If he had expected support, he was disappointed. City manager Art Zuidema didn’t see any need to put one committee on a higher level. He was not aware of any municipalities that used this. “The strong mayor system is an American system,” he pointed out. In Canada, mayors, like other councillors, have just one vote. “All committees do important work,” he concluded. He didn’t see any need to elevate one above the others.
Swan was not pleased, but declined to “push the point”. He just saw it as "a mechanism to get the legislative agenda together". He intimated it wasn’t the last that council would hear about this.
It was left to a number of other councillors to really hit the nail on the head when it came to why meetings took so long, usually continuing beyond 11 o’clock. They could have more or fewer meetings, but ultimately the length of the meetings was up to the members. It wasn’t in the staff report, but it should have said “You folks should talk less,” Matt Brown pointed out. He took his own advice, keeping his remarks brief.
Branscombe agreed. In the past term of council, going past 11 o’clock was unusual and that was with 19 members. Now it was standard fare. “I’m disappointed we haven’t accomplished more,” she said. She looked to the mayor and committee chairs to be strict. And people had to do their homework. Why, there were members who didn’t even read the budget, a three quarters of a billion dollar budget!
Of all the councillors, Joni Baechler is the one that is always most prepared, doing the reading, checking with staff, getting background reports and sharing with others should they be amenable. She too stressed the importance of being prepared and contacting staff in advance of the meeting. She lamented the loss of Services Review Committee but appreciated that its demise was inevitable when members were unprepared to accept its recommendations or participate in its deliberations.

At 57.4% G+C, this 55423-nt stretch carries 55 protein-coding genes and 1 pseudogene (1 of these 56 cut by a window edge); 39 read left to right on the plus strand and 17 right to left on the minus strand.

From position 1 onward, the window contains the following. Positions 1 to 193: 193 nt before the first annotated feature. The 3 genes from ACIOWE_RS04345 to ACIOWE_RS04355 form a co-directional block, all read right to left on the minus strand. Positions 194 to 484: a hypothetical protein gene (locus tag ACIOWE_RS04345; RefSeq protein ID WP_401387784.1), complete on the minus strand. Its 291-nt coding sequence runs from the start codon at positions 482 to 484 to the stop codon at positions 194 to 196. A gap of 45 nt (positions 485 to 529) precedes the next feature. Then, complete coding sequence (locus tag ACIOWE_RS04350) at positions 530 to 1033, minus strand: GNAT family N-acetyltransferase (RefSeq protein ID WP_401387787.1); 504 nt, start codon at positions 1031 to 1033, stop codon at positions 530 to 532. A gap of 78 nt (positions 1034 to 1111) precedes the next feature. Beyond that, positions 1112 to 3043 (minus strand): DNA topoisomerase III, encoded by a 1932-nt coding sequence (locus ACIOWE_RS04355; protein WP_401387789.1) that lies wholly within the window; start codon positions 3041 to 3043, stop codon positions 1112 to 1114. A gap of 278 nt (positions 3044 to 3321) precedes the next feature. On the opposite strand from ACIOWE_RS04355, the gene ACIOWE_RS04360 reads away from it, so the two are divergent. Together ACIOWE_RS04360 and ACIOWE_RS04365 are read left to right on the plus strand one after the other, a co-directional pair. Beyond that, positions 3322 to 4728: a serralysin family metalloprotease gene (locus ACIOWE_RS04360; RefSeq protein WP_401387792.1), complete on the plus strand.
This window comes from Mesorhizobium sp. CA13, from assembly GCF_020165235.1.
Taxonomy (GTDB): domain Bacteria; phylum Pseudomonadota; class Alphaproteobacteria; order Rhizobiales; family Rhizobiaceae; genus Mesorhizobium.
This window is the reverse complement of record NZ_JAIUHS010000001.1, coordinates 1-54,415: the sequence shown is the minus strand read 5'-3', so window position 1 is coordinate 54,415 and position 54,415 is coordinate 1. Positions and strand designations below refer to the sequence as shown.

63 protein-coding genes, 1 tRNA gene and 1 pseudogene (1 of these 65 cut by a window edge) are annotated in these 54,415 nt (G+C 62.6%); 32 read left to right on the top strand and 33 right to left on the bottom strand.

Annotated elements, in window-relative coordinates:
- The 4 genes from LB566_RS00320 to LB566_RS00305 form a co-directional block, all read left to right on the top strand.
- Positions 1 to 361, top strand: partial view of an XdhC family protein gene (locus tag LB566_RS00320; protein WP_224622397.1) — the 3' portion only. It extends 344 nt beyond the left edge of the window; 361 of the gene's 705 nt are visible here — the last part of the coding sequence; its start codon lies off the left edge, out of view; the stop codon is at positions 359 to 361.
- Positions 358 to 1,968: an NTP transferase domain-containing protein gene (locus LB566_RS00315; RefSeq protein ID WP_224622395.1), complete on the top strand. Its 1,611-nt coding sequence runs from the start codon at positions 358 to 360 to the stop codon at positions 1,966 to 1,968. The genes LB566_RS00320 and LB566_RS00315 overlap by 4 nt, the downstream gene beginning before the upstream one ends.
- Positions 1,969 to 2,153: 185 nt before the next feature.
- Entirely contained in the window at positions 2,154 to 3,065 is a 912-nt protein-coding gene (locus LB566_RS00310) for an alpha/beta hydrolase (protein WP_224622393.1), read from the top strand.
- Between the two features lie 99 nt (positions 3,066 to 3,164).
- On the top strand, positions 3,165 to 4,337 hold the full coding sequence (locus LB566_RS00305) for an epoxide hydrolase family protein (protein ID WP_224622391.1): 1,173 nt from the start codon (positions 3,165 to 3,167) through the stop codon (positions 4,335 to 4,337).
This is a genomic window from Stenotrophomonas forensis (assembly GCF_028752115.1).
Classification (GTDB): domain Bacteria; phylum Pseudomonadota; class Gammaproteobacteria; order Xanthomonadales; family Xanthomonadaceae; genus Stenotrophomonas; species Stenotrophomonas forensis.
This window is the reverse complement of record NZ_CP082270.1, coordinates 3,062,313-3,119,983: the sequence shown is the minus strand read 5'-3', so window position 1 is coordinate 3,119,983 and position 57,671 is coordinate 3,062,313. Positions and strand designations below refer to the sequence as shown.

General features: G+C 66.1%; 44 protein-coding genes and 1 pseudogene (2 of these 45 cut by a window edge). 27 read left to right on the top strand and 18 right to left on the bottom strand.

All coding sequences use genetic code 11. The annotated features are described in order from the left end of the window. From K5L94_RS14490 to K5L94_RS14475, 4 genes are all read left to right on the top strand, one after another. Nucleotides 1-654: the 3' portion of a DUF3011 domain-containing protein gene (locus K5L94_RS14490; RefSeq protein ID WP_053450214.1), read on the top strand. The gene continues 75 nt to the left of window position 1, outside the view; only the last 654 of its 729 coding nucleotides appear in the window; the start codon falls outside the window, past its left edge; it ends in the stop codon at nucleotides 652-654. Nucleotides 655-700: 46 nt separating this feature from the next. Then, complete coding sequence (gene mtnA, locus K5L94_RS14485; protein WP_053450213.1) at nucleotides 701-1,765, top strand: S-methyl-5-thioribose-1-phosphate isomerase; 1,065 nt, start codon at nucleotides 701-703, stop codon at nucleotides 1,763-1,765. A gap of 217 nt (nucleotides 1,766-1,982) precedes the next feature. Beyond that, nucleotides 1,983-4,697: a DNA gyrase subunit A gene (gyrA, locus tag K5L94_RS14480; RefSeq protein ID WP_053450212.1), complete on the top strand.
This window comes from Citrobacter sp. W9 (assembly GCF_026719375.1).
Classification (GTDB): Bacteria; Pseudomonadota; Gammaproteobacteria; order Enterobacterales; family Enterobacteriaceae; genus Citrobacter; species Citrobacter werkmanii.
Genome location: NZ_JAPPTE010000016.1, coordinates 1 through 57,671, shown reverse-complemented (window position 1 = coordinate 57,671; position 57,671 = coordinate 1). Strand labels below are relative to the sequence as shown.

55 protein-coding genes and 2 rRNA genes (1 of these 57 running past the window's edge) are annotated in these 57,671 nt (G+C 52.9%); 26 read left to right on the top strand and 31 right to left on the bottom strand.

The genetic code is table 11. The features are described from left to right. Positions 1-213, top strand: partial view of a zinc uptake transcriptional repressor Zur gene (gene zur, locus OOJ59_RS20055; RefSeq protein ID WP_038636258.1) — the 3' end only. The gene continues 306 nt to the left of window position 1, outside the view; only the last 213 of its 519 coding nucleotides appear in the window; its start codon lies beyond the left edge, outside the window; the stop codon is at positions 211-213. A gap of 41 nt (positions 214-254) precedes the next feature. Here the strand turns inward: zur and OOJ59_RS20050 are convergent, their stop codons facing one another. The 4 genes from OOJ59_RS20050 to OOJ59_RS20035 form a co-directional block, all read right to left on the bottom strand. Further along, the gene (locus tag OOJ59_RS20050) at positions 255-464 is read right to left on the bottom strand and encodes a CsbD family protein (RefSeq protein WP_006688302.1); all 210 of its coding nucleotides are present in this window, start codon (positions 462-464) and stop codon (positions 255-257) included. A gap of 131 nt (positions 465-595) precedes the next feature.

The mayor seemed to take all this to heart. They had to become more efficient, not do committee work at council. They had to learn how to work with one another.
“We should have confidence in our colleagues to make the right decision,” he exhorted them. If they had something to say to the committee, they should go to it, not wait until council. That’s what he does, he pointed out. He has hardly missed any committee meetings. It was getting so that committees relied on him for quorum.
It was a telling observation. What initially seemed like a good strategy to learn all there is to learn about the ins and outs of council has quickly become a means of control over the committees. Why indeed should the committee members take responsibility, read their reports, do their homework when the mayor simply takes over? He has an opinion on everything, and is usually the first to speak on a topic.
Ironically, it is only on his own committee, Finance and Administration, where he doesn’t always get his way. It has strong, well-prepared members like Hubert, Branscombe and Baechler. It is also one of the most efficient committees.
There were a few other observations. Councillor Dale Henderson wondered why they didn’t review committee appointments yearly; he seemed oblivious to the fact that appointments to standing committees are already made on a yearly basis.
Councillor Sandy White wondered what they would do if the meetings still went past 11 o’clock. It was a health and safety issue, she insisted. Why, she has almost reported the situation to the Ministry of Labour.
Fontana reminded her that they had to vote to go past 11 p.m. She could always vote no.
She and Paul VanMeerbergen had arrived late, about halfway through the meeting which had started at 4 p.m. They are frequently late for meetings at that time, no doubt because of work requirements. Yet neither objected to holding the in camera portion of council meetings at 4 p.m.
The meeting concluded well before 6 p.m. helped, no doubt, by the fact that three members failed to say anything at all, and a fourth, no more than a couple of words.
And Stephen “Full-time” Orser didn’t attend at all.